In a recent collaboration with the First Nations Gwich'in Renewable Resources Board, research about local fisheries of the Far North:
Hans Recknagel, Amy Amos & Kathryn R Elmer (2014) Morphological and ecological variation among populations and subspecies of Burbot (Lota lota) from the Mackenzie River Delta, Canada. CFN 128 (4)
The Mackenzie River Delta is a suture zone where many postglacial lineages come in contact as the Eurasian lineages reach east and south and North American lineages extended northward. We found considerable variability in ecological and morphological traits of burbot fishes in the region, and suggestion that that the different subspecies of burbot may exploit different niches. This is a new study following on earlier work that identified the first burbot subspecific contact zone and its asymmetric genetic admixture based on population genetics.
Quick dissemination of these findings were important because the Mackenzie River is under development pressure and decisions have to be made quickly by the local resources planners. The Gwich'in Renewables Resources Board had contacted us because were concerned at an increase in diseased fishes being caught in the area. Specifically, they wanted to identify if dispersal patterns might explain that worrying trend. Here we found that different communities of the Settlement Area probably have different subspecies of burbot, with the Eurasian subspecies being slightly different both genetically and phenotypically and restricted to the lower regions of the Mackenzie River Delta; thus they are probably not migrating to the higher reaches of the river.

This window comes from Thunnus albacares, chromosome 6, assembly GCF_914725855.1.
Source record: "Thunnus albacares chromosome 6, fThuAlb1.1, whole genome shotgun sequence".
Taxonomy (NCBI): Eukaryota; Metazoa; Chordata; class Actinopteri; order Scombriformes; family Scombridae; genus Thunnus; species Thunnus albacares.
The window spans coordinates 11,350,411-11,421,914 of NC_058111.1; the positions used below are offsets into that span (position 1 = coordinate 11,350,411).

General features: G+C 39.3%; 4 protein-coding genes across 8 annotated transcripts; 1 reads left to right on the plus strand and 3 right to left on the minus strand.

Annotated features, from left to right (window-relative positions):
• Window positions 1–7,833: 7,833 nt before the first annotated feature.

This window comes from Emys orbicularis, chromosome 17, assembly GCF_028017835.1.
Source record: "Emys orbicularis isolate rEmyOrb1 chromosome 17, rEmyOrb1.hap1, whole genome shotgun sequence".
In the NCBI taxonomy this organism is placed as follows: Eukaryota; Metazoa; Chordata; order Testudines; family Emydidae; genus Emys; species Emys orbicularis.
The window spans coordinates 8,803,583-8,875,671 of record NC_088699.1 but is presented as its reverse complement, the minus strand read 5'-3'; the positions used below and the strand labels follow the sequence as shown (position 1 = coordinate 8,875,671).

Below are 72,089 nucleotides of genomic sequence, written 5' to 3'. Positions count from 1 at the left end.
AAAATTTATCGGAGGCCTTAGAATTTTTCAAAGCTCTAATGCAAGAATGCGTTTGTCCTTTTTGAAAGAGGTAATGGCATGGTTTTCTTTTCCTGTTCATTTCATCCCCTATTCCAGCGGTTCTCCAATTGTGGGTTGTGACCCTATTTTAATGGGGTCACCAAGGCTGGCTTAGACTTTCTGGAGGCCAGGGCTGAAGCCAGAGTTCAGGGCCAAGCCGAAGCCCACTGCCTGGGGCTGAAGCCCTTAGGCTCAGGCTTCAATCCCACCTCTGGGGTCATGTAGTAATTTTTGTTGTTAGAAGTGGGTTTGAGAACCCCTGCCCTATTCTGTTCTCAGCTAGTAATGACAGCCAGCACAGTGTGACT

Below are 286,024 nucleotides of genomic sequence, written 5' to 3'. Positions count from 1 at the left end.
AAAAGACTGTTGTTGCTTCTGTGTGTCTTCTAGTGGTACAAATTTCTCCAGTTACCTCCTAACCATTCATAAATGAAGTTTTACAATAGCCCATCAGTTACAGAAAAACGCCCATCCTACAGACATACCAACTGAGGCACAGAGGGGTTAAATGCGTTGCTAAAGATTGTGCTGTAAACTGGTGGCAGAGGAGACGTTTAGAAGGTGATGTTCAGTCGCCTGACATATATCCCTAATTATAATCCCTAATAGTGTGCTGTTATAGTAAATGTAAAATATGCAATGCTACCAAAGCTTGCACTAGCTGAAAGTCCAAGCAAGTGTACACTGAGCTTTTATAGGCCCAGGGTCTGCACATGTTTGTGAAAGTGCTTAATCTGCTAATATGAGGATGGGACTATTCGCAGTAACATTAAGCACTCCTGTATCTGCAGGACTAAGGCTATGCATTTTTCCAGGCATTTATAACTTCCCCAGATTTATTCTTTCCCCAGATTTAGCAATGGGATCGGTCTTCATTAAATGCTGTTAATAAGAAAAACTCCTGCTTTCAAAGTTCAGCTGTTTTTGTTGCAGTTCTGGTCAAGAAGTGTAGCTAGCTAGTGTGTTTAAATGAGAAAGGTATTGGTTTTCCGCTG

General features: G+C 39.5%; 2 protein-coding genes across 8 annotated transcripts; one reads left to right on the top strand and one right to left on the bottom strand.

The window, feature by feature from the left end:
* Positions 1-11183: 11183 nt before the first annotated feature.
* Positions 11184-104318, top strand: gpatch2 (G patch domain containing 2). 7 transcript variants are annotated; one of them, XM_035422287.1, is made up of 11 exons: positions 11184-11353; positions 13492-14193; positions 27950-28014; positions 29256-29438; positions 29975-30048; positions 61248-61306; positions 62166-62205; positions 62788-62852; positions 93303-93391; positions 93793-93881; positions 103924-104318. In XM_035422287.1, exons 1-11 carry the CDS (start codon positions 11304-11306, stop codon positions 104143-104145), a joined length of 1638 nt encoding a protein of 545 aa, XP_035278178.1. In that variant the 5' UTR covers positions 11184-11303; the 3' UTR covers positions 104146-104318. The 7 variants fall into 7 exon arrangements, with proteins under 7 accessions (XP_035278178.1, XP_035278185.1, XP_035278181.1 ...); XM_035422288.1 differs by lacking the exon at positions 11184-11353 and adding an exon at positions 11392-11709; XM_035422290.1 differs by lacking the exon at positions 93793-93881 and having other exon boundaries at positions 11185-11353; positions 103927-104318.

We are very pleased that this work is published in Canada's flagship scientific natural history journal, with continuous publication since 1880 and now open access online. That means this collaborative work is accessible to all communities and resource planners, even in the most remote regions.
Thursday, 12 February 2015
Wednesday, 11 February 2015
Our interdisciplinary project
“Convergence, connectivity, and continuity: Topological perspectives for mining novel biological information from ‘omics data”
and super-candidate Mel Chen from Australia have been awarded a Lord Kelvin Adam Smith PhD Scholarship from the University of Glasgow!
This research will bridge algebraic topology (L. Watson, Maths) and evolutionary biology (K. Elmer, IBAHCM). We look forward to welcoming Mel to Glasgow in the autumn.
Posted by Elmer Lab at 09:39